Video: Rare Michigan Lynx Sighting in Family’s Backyard

   02.21.19

A Lexington, Michigan resident thought nothing of it when he heard his dog barking out the window of his home, figuring it was likely just some deer causing all the commotion. To his surprise, a large cat – possibly a rare Michigan lynx – was strutting across their yard, walking into the trees.

The video going around online was shot by Hunter Soper, 16, around 9 a.m. on February 16. He said the animal appeared to be “looking around,” and “was not a threat.”

Adam Bump, a furbearer specialist for the Michigan DNR, said in a report by The Port Huron Times Herald he’s convinced the cat is a Canada lynx based on a few noticeable physical attributes..

“Generally, lynx appear to have longer legs, much bigger feet, and longer ear tuffs than bobcats,” Bump told Times Herald. “Also, while both species have a black-tipped tail, lynx have black all the way around the tip while bobcats have a white line on the underside of the tip of their tail.”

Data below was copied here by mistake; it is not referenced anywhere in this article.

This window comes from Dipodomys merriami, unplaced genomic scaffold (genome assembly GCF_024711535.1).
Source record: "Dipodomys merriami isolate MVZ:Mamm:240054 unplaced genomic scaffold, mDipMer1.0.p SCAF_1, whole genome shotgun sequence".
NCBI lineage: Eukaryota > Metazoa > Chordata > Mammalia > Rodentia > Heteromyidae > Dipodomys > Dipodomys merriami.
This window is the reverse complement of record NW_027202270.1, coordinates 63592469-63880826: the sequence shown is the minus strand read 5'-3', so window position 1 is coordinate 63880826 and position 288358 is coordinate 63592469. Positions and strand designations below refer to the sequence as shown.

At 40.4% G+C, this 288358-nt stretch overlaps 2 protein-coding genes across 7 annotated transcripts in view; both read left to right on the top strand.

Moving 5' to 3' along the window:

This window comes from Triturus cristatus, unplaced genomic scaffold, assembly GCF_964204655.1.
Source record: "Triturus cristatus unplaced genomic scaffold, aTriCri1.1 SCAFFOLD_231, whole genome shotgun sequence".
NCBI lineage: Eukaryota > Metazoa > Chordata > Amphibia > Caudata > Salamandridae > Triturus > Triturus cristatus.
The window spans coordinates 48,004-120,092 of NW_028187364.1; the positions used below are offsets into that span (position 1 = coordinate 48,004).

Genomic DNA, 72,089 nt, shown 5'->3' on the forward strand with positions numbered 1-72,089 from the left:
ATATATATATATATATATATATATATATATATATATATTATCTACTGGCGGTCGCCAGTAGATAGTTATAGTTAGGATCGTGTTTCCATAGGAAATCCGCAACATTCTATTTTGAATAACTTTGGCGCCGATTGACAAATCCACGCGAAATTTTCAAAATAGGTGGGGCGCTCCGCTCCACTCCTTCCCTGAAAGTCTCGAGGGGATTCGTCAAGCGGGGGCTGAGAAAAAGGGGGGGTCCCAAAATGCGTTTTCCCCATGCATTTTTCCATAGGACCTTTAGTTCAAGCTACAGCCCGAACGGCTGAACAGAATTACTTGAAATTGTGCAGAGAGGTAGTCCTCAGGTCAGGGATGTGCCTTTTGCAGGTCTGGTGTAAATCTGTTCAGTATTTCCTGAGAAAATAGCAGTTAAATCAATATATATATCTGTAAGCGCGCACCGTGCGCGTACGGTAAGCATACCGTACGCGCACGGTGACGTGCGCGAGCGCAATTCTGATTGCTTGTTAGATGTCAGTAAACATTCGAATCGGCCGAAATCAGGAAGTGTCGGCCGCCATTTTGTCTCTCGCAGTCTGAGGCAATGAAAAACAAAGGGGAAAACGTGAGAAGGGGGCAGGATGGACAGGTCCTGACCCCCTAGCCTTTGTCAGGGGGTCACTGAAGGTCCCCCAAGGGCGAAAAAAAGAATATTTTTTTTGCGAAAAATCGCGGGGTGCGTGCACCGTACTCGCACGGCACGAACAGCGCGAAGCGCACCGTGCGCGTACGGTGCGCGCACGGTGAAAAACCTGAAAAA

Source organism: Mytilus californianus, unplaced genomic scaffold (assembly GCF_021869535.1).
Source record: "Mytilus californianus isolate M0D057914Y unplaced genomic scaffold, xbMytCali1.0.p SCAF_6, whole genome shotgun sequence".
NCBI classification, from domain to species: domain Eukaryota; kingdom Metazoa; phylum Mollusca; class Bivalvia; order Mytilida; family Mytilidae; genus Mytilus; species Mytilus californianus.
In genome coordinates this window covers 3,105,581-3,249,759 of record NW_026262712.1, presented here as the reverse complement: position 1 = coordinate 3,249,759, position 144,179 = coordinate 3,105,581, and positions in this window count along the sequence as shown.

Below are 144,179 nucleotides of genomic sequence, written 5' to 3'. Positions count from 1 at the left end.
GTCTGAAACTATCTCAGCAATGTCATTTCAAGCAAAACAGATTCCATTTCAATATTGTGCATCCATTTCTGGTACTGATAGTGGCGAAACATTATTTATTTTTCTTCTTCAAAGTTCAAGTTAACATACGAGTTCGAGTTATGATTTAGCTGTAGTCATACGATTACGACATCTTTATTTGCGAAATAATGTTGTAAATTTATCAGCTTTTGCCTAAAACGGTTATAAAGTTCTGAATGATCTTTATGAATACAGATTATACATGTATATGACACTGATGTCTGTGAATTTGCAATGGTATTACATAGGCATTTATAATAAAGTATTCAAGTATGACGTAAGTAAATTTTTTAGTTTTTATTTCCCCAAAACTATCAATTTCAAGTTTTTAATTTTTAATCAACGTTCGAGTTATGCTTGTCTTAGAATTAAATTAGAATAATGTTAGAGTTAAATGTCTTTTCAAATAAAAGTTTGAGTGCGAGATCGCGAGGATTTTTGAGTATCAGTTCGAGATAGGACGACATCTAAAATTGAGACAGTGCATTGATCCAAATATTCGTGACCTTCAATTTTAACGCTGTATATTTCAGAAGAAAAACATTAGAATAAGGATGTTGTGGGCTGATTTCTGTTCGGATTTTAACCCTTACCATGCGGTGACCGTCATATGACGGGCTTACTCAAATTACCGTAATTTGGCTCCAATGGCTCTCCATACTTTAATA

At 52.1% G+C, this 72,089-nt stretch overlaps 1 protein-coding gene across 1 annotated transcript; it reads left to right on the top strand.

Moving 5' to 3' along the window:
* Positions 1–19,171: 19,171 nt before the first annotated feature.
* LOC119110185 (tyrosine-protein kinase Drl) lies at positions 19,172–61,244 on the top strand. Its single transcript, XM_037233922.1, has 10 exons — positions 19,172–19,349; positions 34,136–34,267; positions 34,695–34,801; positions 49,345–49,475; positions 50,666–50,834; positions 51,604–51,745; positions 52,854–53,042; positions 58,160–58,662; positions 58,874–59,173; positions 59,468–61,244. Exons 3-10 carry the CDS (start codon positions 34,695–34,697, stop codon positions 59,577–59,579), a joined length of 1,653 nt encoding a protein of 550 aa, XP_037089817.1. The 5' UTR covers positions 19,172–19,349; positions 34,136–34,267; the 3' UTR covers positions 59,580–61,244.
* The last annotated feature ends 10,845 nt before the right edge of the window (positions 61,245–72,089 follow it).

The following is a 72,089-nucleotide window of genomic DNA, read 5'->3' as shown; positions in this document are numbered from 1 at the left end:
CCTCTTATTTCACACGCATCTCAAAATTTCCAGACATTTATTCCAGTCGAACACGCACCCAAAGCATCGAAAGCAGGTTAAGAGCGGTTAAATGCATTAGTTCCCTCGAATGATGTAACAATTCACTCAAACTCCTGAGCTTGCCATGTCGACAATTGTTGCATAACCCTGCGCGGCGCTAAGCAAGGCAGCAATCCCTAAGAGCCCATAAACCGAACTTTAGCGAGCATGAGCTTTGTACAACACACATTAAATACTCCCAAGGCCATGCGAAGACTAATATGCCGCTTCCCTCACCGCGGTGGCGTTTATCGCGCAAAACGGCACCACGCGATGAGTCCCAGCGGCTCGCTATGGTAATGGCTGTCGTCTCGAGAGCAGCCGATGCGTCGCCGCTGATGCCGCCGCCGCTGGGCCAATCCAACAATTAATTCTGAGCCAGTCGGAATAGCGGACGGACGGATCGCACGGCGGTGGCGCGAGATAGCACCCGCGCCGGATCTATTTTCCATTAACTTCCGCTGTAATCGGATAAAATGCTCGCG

Hunter’s mom, Monique Soper, told reporters “my husband (Steve Soper) has hunted countless hours on our property and he has never seen anything like that.”

Unsurprising, as lynx (assuming that’s what we’re dealing with here) tend to live the life of a wanderer. Searching for food and shelter, but never really settling on one permanent place to call ‘home.’

Jim Zalenak, species lead for Canada lynx for the U.S. Fish and Wildlife Service, describes them as “highly nomadic.” “You’ll find lynx where their next meal is, with snowshoe hares being a main staple, he continued.”

In the year 2000, lynx were classified as a federally protected species due in large part to trapping and habitat change brought on by timber harvests. However, Zalenak said their threatened species status is now being considered for change because environmental regulations helped preserve lynx habitat.

Terry McFadden, the Michigan DNR wildlife division field operations manager for the southeast region, says bobcats DO in fact roam the area, but you’re best chances for spotting them is in the northern regions of the state and out west.

“They like swamp edges, they like upland forest,” McFadden said.

So, it sounds like the verdict is still technically out on this one, but experts seem to be leaning more in favor of this being a rare Michigan lynx sighting. Pretty neat!

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